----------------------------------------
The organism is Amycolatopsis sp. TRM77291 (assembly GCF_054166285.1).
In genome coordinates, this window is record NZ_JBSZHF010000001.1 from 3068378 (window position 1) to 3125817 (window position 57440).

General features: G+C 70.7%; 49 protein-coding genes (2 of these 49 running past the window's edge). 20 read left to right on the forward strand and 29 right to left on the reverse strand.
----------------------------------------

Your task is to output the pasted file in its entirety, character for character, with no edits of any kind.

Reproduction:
The organism is Amycolatopsis sp. TRM77291 (assembly GCF_054166285.1).
In genome coordinates, this window is record NZ_JBSZHF010000001.1 from 3068378 (window position 1) to 3125817 (window position 57440).

General features: G+C 70.7%; 49 protein-coding genes (2 of these 49 running past the window's edge). 20 read left to right on the forward strand and 29 right to left on the reverse strand.